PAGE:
A UNMC study funded by the Rheumatology Research Foundation found an association between driving and arthritis severity.
Internal medicine faculty members, Ted Mikuls, MD, and Kaleb Michaud, PhD, were co-principal investigators of the two-year study. Matthew Rizzo, MD, Frances & Edgar Reynolds Chair & Professor, UNMC Department of Neurological Sciences, is senior author of the paper.
|Matthew Rizzo, MD||Kaleb Michaud, PhD|
In the study, published online recently in Arthritis Care & Research, the team put sensors and instrumentation in the cars of 33 patients with rheumatoid arthritis (RA) and 23 healthy controls and collected data over an extended period of time as they drove their vehicles.
They wanted to know if rheumatoid arthritis might adversely impact vehicle control -- related to acceleration, breaking or steering -- and wanted to see if changes in arthritis severity over time led to changes in vehicle control.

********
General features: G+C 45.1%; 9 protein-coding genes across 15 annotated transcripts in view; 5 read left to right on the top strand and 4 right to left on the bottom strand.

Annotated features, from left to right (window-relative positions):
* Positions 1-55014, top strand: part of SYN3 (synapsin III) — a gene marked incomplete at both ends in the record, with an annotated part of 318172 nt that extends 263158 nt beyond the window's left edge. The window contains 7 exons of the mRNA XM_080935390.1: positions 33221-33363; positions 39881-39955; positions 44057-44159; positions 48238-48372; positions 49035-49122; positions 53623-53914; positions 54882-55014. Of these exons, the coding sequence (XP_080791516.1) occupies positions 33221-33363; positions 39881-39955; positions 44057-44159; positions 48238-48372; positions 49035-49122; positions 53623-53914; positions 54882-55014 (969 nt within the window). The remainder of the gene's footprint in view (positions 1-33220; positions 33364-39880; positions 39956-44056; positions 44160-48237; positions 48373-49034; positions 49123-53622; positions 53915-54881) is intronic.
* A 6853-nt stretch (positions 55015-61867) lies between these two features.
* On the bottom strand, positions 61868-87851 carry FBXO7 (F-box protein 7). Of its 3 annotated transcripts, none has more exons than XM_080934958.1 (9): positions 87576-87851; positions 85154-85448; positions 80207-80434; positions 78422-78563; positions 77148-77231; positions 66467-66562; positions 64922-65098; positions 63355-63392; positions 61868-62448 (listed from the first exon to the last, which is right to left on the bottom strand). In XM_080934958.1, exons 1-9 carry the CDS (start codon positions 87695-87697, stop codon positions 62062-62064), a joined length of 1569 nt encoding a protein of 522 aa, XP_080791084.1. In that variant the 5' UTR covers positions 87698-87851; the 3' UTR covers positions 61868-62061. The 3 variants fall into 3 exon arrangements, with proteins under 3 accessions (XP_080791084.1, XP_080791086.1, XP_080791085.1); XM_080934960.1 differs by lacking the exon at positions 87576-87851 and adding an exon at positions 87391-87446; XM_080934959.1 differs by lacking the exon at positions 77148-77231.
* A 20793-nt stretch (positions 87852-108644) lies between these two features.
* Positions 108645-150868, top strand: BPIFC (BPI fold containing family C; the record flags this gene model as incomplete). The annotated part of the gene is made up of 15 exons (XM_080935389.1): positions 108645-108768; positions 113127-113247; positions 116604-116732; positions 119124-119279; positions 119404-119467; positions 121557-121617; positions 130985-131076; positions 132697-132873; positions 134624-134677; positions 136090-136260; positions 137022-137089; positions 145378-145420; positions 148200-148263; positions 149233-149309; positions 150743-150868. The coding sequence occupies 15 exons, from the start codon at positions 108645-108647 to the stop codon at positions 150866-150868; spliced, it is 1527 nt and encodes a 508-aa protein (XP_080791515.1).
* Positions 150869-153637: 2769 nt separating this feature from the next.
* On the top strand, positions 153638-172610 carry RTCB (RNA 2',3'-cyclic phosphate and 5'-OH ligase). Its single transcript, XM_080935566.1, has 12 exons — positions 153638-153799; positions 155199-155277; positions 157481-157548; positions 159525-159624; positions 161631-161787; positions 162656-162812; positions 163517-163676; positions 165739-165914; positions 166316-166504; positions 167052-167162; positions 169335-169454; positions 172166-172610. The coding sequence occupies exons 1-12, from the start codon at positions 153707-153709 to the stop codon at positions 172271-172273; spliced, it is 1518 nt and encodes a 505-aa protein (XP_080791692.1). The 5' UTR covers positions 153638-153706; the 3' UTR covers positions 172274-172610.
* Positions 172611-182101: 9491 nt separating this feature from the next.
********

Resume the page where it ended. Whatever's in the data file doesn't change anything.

They found RA patients appeared to have adverse consequences in terms of vehicle control and at least some of this appeared to be modifiable (vehicle control improved with improved arthritis symptoms).
"This is really the first time we are aware of that anyone has used in-car instrumentation such as this to quantify vehicle control in the context of rheumatoid arthritis," said Dr. Mikuls, first author of the paper. "Our results suggest that effective treatment of RA could have positive dividends on driving. This is important since, as driving is an instrumental activity of daily living, it could help to inform conversations between patients and providers about RA and its impact on driving.
"It also suggests that in-car instrumentation like this could be used as a new way of measuring how someone is doing with their arthritis in real time, for example, between office visits," Dr. Mikuls said. "This does not mean it’s unsafe to drive if you have RA. It simply means that there are differences in how RA patients drive and that these differences might be reduced with effective arthritis treatment."
He said larger studies need to examine whether RA treatments can improve driving further.
"We need to know exactly how the measures we used in this study translate in terms of actual outcomes such as motor vehicle crashes," Dr. Mikuls said.
Fantastic work. Congratulations!